ACT administered ACT Engage® to thousands of students and tracked progress as they moved through middle school and into high school. Results showed that even after taking into account academic readiness (e.g., ACT Explore® scores), ACT Engage provided additional information that helped more accurately identify students who were at risk of poor grades and academic failure. Below we compare several prediction models using "hit rates." The hit rates indicate how well each model can identify students who are at high risk of future academic struggles.
Percentage of Students Accurately Identified as Having 9th-grade GPA < 2.0
|Selection Method||Hit Rate (%)|
|ACT Explore Composite Only||69|
|ACT Engage Grades 6–9 Only||80|
|ACT Explore Composite + ACT Engage Grades 6–9||83|
Note. The hit rate is the percentage of students, among the bottom 5% on the flagging variables, who had grade 9 GPA less than 2.0.
As shown, use of ACT Explore or ACT Engage Grades 6–9 scores results in substantial increases in accuracy (i.e., increased hit rate) over random selection for identifying students who subsequently earned a low GPA during 9th grade. The combination of ACT Explore and ACT Engage scores resulted in the highest level of accuracy.
The figure below illustrates that, although standardized measures of academic achievement and middle school grades are the best predictors of early high school GPA, academic behaviors measured by ACT Engage (i.e., psychosocial factors and behavioral indicators) are also important predictors.
Note: Based on a linear regression model predicting 9th-grade GPA (R2 = .55).
The research cited below identifies ACT publications that are relevant to ACT Engage.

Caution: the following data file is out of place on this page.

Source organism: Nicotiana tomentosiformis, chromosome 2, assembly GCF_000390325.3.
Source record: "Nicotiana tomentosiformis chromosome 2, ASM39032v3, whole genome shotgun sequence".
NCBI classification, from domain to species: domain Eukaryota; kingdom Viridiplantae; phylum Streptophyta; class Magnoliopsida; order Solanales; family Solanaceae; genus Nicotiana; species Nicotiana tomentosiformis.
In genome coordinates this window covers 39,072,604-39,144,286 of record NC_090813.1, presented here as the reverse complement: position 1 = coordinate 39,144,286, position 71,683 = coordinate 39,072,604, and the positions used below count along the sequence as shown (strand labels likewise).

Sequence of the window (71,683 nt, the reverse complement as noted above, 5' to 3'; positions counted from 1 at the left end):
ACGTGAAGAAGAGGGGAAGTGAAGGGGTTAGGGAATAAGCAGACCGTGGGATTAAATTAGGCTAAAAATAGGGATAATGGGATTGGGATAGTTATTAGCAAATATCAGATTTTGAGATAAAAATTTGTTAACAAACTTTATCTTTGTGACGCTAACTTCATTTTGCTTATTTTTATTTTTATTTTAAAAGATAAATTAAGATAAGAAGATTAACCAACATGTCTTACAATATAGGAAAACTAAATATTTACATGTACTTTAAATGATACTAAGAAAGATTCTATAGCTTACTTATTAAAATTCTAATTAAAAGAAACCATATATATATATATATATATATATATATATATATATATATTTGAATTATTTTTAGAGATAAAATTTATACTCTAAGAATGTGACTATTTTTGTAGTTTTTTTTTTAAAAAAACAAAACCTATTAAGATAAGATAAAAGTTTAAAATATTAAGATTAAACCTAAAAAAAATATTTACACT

ACT, Inc. (2007) Impact of Cognitive, Psychosocial, and Career Factors on Educational and Workplace Success. Iowa City, IA: Author
How we educate and train our youth to be successful students and workers is one of the most critical questions of our time. We cannot compete globally without a high percentage of our citizens succeeding in education and in the workplace. Career-interest exploration is critical as early as middle school; thus, it is important to understand how psychosocial information can help identify which students are at risk for academic difficulties during the transition into high school and through preparation for postsecondary studies. Psychosocial factors also help target key areas for student intervention to raise grades and, eventually, scores on standardized achievement tests, both of which are indicators of college readiness. Learn more...
ACT, Inc. (2008) The Forgotten Middle: Ensuring that all Students Are on Target for College and Career Readiness before High School. Iowa City, IA: Author
ACT research shows eighth-grade students' academic achievement has a larger impact on their readiness for college by the end of high school than anything that happens academically in today's high schools. Student readiness is also influenced by their psychosocial development; students' academic readiness for college and career can be improved when students develop behaviors in the upper elementary grades and in middle school that are known to contribute to successful academic performance. Learn more...
ACT, Inc. (2011). Enhancing College and Career Readiness and Success: The Role of Academic Behaviors. Iowa City, IA: Author.
One of the biggest challenges in raising achievement and reducing dropout is early identification of those students who would most benefit from intervention. While assessments of academic achievement provide early indication of risk, academic behaviors are also important for persistence and success. This information brief examines the importance of academic behavior for college and career readiness and success, as shown in ACT research. It also discusses implications of this research for K–12 educators and ways that teachers, schools, districts, and states can use this information to enhance students’ college and career readiness. Learn more...